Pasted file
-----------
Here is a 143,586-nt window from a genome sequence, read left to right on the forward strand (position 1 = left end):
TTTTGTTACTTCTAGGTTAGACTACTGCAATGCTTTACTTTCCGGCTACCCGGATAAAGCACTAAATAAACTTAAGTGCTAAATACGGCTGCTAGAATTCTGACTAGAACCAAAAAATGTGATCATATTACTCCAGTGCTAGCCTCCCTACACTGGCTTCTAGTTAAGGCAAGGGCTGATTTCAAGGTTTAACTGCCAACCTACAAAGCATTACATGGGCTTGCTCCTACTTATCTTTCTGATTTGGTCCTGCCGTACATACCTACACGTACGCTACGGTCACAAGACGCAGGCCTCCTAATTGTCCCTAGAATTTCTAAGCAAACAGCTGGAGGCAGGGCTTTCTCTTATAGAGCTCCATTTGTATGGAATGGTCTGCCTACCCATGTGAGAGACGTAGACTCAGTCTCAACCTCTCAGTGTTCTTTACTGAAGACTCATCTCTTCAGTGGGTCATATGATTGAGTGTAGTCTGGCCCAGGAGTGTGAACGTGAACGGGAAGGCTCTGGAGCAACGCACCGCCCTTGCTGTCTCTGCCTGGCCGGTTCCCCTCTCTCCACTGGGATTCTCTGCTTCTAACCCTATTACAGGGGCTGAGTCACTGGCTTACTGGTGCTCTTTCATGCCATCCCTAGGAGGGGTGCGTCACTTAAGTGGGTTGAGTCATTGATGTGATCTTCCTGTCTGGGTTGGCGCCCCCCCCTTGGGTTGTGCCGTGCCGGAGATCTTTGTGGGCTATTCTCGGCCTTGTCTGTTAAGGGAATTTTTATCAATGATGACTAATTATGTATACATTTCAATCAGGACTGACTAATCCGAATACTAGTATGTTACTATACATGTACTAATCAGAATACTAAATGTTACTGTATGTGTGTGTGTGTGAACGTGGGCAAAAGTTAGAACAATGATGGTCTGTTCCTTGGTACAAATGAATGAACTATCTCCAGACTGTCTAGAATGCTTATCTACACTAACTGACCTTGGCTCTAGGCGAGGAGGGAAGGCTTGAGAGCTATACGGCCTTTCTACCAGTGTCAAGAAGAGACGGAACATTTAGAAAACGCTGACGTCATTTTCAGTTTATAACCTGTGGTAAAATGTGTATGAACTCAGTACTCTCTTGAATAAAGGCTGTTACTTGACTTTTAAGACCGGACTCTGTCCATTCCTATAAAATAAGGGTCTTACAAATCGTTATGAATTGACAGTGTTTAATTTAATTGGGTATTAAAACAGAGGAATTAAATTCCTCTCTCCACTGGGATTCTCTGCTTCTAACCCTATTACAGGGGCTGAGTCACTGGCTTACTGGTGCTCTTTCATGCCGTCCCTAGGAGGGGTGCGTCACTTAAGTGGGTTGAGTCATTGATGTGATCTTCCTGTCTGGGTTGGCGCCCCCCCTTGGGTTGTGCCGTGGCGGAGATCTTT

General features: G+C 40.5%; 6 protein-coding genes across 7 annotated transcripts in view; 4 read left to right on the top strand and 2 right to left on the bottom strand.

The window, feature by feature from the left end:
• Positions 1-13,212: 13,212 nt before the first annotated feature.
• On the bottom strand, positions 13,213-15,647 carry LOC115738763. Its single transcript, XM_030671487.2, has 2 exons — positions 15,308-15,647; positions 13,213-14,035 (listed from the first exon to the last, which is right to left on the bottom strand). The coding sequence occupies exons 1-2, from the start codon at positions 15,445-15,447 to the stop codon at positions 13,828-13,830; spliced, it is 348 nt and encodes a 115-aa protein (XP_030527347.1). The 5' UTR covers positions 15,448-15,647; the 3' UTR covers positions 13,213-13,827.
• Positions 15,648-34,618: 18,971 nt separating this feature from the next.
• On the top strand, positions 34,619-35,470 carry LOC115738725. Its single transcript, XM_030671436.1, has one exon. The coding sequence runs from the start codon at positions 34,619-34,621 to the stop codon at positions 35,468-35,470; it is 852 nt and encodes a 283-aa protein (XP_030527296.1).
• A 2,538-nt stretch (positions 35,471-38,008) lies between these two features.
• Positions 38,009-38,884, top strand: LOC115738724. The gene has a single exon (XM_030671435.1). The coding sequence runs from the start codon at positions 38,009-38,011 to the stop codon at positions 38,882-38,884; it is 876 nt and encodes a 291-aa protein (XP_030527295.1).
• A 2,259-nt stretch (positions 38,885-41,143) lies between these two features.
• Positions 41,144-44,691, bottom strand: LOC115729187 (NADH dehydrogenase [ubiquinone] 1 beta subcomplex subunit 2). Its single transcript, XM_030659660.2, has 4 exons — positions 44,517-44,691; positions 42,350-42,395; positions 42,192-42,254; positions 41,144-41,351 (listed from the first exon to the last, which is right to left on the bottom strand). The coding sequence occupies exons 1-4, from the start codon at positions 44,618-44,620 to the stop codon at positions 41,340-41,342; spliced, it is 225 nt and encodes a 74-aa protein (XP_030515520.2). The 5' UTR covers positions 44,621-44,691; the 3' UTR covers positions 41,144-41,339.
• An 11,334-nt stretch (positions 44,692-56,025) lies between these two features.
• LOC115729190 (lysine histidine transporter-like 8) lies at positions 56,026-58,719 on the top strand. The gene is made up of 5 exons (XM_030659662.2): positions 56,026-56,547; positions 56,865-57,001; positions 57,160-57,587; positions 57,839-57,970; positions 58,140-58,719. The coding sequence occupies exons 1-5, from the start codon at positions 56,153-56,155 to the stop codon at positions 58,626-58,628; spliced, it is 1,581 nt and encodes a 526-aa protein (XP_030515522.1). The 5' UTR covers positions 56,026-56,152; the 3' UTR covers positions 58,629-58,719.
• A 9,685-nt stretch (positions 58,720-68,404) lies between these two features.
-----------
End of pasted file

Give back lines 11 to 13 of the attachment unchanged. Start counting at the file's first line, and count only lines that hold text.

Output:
• A 2,259-nt stretch (positions 38,885-41,143) lies between these two features.
• Positions 41,144-44,691, bottom strand: LOC115729187 (NADH dehydrogenase [ubiquinone] 1 beta subcomplex subunit 2). Its single transcript, XM_030659660.2, has 4 exons — positions 44,517-44,691; positions 42,350-42,395; positions 42,192-42,254; positions 41,144-41,351 (listed from the first exon to the last, which is right to left on the bottom strand). The coding sequence occupies exons 1-4, from the start codon at positions 44,618-44,620 to the stop codon at positions 41,340-41,342; spliced, it is 225 nt and encodes a 74-aa protein (XP_030515520.2). The 5' UTR covers positions 44,621-44,691; the 3' UTR covers positions 41,144-41,339.
• An 11,334-nt stretch (positions 44,692-56,025) lies between these two features.